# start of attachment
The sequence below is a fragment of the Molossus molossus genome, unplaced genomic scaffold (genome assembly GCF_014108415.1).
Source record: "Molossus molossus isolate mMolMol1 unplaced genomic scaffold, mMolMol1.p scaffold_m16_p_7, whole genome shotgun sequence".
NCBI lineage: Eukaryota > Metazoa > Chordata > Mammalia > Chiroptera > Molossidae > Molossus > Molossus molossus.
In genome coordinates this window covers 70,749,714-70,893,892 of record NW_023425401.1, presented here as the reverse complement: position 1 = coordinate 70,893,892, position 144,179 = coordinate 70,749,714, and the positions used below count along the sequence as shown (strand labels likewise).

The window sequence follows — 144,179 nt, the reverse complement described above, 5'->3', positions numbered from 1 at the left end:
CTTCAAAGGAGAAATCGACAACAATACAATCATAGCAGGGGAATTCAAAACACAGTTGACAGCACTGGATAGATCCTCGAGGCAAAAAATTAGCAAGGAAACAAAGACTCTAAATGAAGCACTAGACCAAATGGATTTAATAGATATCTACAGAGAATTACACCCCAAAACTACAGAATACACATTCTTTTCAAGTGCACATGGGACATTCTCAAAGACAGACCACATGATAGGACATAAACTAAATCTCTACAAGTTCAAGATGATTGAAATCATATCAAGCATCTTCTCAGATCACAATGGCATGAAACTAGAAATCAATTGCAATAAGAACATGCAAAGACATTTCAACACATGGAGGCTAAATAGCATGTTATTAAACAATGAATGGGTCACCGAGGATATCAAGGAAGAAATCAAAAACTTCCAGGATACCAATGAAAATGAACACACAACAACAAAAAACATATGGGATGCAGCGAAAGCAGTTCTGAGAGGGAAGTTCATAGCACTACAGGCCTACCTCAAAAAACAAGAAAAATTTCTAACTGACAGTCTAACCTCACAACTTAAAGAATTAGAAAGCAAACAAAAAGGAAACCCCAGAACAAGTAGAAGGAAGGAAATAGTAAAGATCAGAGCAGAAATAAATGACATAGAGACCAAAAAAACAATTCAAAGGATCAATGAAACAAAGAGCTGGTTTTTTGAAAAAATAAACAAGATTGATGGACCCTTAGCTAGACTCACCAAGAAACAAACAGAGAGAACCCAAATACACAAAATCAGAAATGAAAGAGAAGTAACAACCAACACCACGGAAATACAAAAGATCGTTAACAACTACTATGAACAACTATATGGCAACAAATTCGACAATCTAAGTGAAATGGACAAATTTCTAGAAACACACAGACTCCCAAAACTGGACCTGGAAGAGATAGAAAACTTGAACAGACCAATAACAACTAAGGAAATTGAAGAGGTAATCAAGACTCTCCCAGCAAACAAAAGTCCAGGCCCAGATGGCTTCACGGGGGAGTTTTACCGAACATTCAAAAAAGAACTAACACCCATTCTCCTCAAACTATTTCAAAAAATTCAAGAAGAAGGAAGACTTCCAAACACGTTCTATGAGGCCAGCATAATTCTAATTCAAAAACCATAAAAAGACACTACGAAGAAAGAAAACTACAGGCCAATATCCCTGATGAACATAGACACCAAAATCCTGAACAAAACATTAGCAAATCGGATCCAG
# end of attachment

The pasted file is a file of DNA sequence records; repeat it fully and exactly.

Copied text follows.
The sequence below is a fragment of the Molossus molossus genome, unplaced genomic scaffold (genome assembly GCF_014108415.1).
Source record: "Molossus molossus isolate mMolMol1 unplaced genomic scaffold, mMolMol1.p scaffold_m16_p_7, whole genome shotgun sequence".
NCBI lineage: Eukaryota > Metazoa > Chordata > Mammalia > Chiroptera > Molossidae > Molossus > Molossus molossus.
In genome coordinates this window covers 70,749,714-70,893,892 of record NW_023425401.1, presented here as the reverse complement: position 1 = coordinate 70,893,892, position 144,179 = coordinate 70,749,714, and the positions used below count along the sequence as shown (strand labels likewise).

The window sequence follows — 144,179 nt, the reverse complement described above, 5'->3', positions numbered from 1 at the left end:
CTTCAAAGGAGAAATCGACAACAATACAATCATAGCAGGGGAATTCAAAACACAGTTGACAGCACTGGATAGATCCTCGAGGCAAAAAATTAGCAAGGAAACAAAGACTCTAAATGAAGCACTAGACCAAATGGATTTAATAGATATCTACAGAGAATTACACCCCAAAACTACAGAATACACATTCTTTTCAAGTGCACATGGGACATTCTCAAAGACAGACCACATGATAGGACATAAACTAAATCTCTACAAGTTCAAGATGATTGAAATCATATCAAGCATCTTCTCAGATCACAATGGCATGAAACTAGAAATCAATTGCAATAAGAACATGCAAAGACATTTCAACACATGGAGGCTAAATAGCATGTTATTAAACAATGAATGGGTCACCGAGGATATCAAGGAAGAAATCAAAAACTTCCAGGATACCAATGAAAATGAACACACAACAACAAAAAACATATGGGATGCAGCGAAAGCAGTTCTGAGAGGGAAGTTCATAGCACTACAGGCCTACCTCAAAAAACAAGAAAAATTTCTAACTGACAGTCTAACCTCACAACTTAAAGAATTAGAAAGCAAACAAAAAGGAAACCCCAGAACAAGTAGAAGGAAGGAAATAGTAAAGATCAGAGCAGAAATAAATGACATAGAGACCAAAAAAACAATTCAAAGGATCAATGAAACAAAGAGCTGGTTTTTTGAAAAAATAAACAAGATTGATGGACCCTTAGCTAGACTCACCAAGAAACAAACAGAGAGAACCCAAATACACAAAATCAGAAATGAAAGAGAAGTAACAACCAACACCACGGAAATACAAAAGATCGTTAACAACTACTATGAACAACTATATGGCAACAAATTCGACAATCTAAGTGAAATGGACAAATTTCTAGAAACACACAGACTCCCAAAACTGGACCTGGAAGAGATAGAAAACTTGAACAGACCAATAACAACTAAGGAAATTGAAGAGGTAATCAAGACTCTCCCAGCAAACAAAAGTCCAGGCCCAGATGGCTTCACGGGGGAGTTTTACCGAACATTCAAAAAAGAACTAACACCCATTCTCCTCAAACTATTTCAAAAAATTCAAGAAGAAGGAAGACTTCCAAACACGTTCTATGAGGCCAGCATAATTCTAATTCAAAAACCATAAAAAGACACTACGAAGAAAGAAAACTACAGGCCAATATCCCTGATGAACATAGACACCAAAATCCTGAACAAAACATTAGCAAATCGGATCCAG